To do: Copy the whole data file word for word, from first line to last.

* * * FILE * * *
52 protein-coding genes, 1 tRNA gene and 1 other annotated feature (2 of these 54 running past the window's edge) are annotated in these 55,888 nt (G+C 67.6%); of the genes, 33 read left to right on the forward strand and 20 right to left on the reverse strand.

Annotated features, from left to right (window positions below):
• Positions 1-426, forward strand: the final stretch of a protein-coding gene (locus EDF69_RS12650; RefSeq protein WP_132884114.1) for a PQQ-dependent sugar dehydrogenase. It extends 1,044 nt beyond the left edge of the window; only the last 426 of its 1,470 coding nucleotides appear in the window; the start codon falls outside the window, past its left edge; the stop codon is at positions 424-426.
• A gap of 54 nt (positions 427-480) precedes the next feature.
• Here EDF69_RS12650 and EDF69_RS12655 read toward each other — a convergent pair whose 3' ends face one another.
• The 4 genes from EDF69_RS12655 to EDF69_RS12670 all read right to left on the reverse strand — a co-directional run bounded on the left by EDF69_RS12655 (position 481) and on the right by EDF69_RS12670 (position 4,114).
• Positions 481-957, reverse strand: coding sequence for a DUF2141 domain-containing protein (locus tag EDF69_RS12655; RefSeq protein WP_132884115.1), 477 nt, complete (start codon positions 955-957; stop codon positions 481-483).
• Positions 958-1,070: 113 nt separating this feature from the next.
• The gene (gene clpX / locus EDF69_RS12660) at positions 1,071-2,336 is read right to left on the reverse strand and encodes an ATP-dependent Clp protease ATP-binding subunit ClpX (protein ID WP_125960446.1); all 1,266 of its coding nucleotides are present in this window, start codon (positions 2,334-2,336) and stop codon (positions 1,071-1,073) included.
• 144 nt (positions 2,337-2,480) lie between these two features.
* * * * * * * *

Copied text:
52 protein-coding genes, 1 tRNA gene and 1 other annotated feature (2 of these 54 running past the window's edge) are annotated in these 55,888 nt (G+C 67.6%); of the genes, 33 read left to right on the forward strand and 20 right to left on the reverse strand.

Annotated features, from left to right (window positions below):
• Positions 1-426, forward strand: the final stretch of a protein-coding gene (locus EDF69_RS12650; RefSeq protein WP_132884114.1) for a PQQ-dependent sugar dehydrogenase. It extends 1,044 nt beyond the left edge of the window; only the last 426 of its 1,470 coding nucleotides appear in the window; the start codon falls outside the window, past its left edge; the stop codon is at positions 424-426.
• A gap of 54 nt (positions 427-480) precedes the next feature.
• Here EDF69_RS12650 and EDF69_RS12655 read toward each other — a convergent pair whose 3' ends face one another.
• The 4 genes from EDF69_RS12655 to EDF69_RS12670 all read right to left on the reverse strand — a co-directional run bounded on the left by EDF69_RS12655 (position 481) and on the right by EDF69_RS12670 (position 4,114).
• Positions 481-957, reverse strand: coding sequence for a DUF2141 domain-containing protein (locus tag EDF69_RS12655; RefSeq protein WP_132884115.1), 477 nt, complete (start codon positions 955-957; stop codon positions 481-483).
• Positions 958-1,070: 113 nt separating this feature from the next.
• The gene (gene clpX / locus EDF69_RS12660) at positions 1,071-2,336 is read right to left on the reverse strand and encodes an ATP-dependent Clp protease ATP-binding subunit ClpX (protein ID WP_125960446.1); all 1,266 of its coding nucleotides are present in this window, start codon (positions 2,334-2,336) and stop codon (positions 1,071-1,073) included.
• 144 nt (positions 2,337-2,480) lie between these two features.